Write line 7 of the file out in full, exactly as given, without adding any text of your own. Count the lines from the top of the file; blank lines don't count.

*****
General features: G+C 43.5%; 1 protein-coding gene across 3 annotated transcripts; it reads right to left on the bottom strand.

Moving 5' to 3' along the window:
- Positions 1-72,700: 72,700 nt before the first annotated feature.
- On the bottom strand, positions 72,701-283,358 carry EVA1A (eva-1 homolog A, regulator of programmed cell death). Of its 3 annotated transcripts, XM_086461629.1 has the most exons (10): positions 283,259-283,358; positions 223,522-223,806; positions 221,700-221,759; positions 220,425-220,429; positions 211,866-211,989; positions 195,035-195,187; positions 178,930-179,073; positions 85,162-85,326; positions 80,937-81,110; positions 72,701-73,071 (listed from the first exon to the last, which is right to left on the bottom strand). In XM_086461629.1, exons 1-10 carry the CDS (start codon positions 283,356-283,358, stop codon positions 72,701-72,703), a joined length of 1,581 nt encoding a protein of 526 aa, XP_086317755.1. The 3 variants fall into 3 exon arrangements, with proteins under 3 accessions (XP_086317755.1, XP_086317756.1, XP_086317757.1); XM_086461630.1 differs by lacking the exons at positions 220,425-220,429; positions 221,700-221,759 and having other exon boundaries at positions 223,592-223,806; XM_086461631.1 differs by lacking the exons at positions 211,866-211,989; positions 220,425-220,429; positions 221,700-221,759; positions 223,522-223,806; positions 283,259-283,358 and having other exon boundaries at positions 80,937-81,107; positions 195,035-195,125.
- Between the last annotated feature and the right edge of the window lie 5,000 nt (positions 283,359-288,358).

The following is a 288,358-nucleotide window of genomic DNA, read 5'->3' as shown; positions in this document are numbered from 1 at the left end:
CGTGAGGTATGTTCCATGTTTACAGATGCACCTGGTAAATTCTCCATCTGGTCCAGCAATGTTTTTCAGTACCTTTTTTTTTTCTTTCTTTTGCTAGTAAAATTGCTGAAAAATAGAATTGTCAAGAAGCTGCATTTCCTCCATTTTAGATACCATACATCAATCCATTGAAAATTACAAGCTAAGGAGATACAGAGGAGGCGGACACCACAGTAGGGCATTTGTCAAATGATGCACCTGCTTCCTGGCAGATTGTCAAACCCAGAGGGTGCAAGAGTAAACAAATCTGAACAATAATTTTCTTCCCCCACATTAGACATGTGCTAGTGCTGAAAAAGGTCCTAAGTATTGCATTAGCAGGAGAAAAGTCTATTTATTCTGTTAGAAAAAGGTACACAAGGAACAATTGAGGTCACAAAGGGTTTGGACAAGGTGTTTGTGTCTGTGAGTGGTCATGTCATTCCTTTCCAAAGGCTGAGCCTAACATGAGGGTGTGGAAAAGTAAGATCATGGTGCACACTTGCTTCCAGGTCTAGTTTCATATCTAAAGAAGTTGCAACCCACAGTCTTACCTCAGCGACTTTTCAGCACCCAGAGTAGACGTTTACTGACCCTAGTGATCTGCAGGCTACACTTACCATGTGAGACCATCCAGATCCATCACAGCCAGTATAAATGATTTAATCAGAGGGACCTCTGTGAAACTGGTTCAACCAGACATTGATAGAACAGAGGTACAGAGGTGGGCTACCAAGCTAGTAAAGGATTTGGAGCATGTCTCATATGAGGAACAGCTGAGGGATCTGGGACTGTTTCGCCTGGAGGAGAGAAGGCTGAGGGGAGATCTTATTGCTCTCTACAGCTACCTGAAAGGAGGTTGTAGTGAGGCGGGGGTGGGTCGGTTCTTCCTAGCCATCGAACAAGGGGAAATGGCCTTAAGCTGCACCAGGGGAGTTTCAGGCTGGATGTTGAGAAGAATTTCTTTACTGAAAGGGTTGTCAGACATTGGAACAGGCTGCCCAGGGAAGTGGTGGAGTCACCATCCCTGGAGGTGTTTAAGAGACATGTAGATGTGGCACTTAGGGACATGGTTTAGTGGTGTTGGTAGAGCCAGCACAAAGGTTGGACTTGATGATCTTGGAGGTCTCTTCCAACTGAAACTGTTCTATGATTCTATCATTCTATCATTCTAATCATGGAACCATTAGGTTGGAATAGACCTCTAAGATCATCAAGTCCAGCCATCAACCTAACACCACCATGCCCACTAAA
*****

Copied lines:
CGTGAGGTATGTTCCATGTTTACAGATGCACCTGGTAAATTCTCCATCTGGTCCAGCAATGTTTTTCAGTACCTTTTTTTTTTCTTTCTTTTGCTAGTAAAATTGCTGAAAAATAGAATTGTCAAGAAGCTGCATTTCCTCCATTTTAGATACCATACATCAATCCATTGAAAATTACAAGCTAAGGAGATACAGAGGAGGCGGACACCACAGTAGGGCATTTGTCAAATGATGCACCTGCTTCCTGGCAGATTGTCAAACCCAGAGGGTGCAAGAGTAAACAAATCTGAACAATAATTTTCTTCCCCCACATTAGACATGTGCTAGTGCTGAAAAAGGTCCTAAGTATTGCATTAGCAGGAGAAAAGTCTATTTATTCTGTTAGAAAAAGGTACACAAGGAACAATTGAGGTCACAAAGGGTTTGGACAAGGTGTTTGTGTCTGTGAGTGGTCATGTCATTCCTTTCCAAAGGCTGAGCCTAACATGAGGGTGTGGAAAAGTAAGATCATGGTGCACACTTGCTTCCAGGTCTAGTTTCATATCTAAAGAAGTTGCAACCCACAGTCTTACCTCAGCGACTTTTCAGCACCCAGAGTAGACGTTTACTGACCCTAGTGATCTGCAGGCTACACTTACCATGTGAGACCATCCAGATCCATCACAGCCAGTATAAATGATTTAATCAGAGGGACCTCTGTGAAACTGGTTCAACCAGACATTGATAGAACAGAGGTACAGAGGTGGGCTACCAAGCTAGTAAAGGATTTGGAGCATGTCTCATATGAGGAACAGCTGAGGGATCTGGGACTGTTTCGCCTGGAGGAGAGAAGGCTGAGGGGAGATCTTATTGCTCTCTACAGCTACCTGAAAGGAGGTTGTAGTGAGGCGGGGGTGGGTCGGTTCTTCCTAGCCATCGAACAAGGGGAAATGGCCTTAAGCTGCACCAGGGGAGTTTCAGGCTGGATGTTGAGAAGAATTTCTTTACTGAAAGGGTTGTCAGACATTGGAACAGGCTGCCCAGGGAAGTGGTGGAGTCACCATCCCTGGAGGTGTTTAAGAGACATGTAGATGTGGCACTTAGGGACATGGTTTAGTGGTGTTGGTAGAGCCAGCACAAAGGTTGGACTTGATGATCTTGGAGGTCTCTTCCAACTGAAACTGTTCTATGATTCTATCATTCTATCATTCTAATCATGGAACCATTAGGTTGGAATAGACCTCTAAGATCATCAAGTCCAGCCATCAACCTAACACCACCATGCCCACTAAA